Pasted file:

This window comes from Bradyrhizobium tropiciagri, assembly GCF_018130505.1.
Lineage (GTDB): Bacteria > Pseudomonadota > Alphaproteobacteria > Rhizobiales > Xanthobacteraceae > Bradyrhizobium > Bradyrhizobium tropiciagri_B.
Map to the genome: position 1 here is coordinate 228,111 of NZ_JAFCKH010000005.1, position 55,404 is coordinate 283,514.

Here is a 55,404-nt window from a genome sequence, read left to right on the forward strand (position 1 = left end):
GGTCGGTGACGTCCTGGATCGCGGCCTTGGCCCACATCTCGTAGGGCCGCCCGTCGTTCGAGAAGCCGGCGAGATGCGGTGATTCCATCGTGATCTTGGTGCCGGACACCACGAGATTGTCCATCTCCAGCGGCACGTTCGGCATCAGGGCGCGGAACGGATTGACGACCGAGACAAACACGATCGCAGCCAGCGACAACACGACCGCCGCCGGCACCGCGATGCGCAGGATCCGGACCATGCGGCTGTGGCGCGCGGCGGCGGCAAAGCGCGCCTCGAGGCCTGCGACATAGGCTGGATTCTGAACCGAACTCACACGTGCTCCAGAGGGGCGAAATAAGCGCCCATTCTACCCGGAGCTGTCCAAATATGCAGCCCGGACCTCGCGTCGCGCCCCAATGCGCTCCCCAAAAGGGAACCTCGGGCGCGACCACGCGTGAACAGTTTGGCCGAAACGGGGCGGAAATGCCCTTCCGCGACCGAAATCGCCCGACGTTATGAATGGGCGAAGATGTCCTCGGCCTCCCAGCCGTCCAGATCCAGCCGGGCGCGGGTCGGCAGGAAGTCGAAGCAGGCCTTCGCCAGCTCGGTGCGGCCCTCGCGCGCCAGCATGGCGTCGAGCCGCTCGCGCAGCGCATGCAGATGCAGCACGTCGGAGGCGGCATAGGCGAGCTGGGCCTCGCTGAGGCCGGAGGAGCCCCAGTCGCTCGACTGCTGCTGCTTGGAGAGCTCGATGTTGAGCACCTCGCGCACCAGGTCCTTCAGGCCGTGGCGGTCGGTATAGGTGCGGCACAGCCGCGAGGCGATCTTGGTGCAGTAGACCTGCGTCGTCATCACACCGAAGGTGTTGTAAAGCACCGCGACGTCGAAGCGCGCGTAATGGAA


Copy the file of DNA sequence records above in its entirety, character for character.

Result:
This window comes from Bradyrhizobium tropiciagri, assembly GCF_018130505.1.
Lineage (GTDB): Bacteria > Pseudomonadota > Alphaproteobacteria > Rhizobiales > Xanthobacteraceae > Bradyrhizobium > Bradyrhizobium tropiciagri_B.
Map to the genome: position 1 here is coordinate 228,111 of NZ_JAFCKH010000005.1, position 55,404 is coordinate 283,514.

Here is a 55,404-nt window from a genome sequence, read left to right on the forward strand (position 1 = left end):
GGTCGGTGACGTCCTGGATCGCGGCCTTGGCCCACATCTCGTAGGGCCGCCCGTCGTTCGAGAAGCCGGCGAGATGCGGTGATTCCATCGTGATCTTGGTGCCGGACACCACGAGATTGTCCATCTCCAGCGGCACGTTCGGCATCAGGGCGCGGAACGGATTGACGACCGAGACAAACACGATCGCAGCCAGCGACAACACGACCGCCGCCGGCACCGCGATGCGCAGGATCCGGACCATGCGGCTGTGGCGCGCGGCGGCGGCAAAGCGCGCCTCGAGGCCTGCGACATAGGCTGGATTCTGAACCGAACTCACACGTGCTCCAGAGGGGCGAAATAAGCGCCCATTCTACCCGGAGCTGTCCAAATATGCAGCCCGGACCTCGCGTCGCGCCCCAATGCGCTCCCCAAAAGGGAACCTCGGGCGCGACCACGCGTGAACAGTTTGGCCGAAACGGGGCGGAAATGCCCTTCCGCGACCGAAATCGCCCGACGTTATGAATGGGCGAAGATGTCCTCGGCCTCCCAGCCGTCCAGATCCAGCCGGGCGCGGGTCGGCAGGAAGTCGAAGCAGGCCTTCGCCAGCTCGGTGCGGCCCTCGCGCGCCAGCATGGCGTCGAGCCGCTCGCGCAGCGCATGCAGATGCAGCACGTCGGAGGCGGCATAGGCGAGCTGGGCCTCGCTGAGGCCGGAGGAGCCCCAGTCGCTCGACTGCTGCTGCTTGGAGAGCTCGATGTTGAGCACCTCGCGCACCAGGTCCTTCAGGCCGTGGCGGTCGGTATAGGTGCGGCACAGCCGCGAGGCGATCTTGGTGCAGTAGACCTGCGTCGTCATCACACCGAAGGTGTTGTAAAGCACCGCGACGTCGAAGCGCGCGTAATGGAA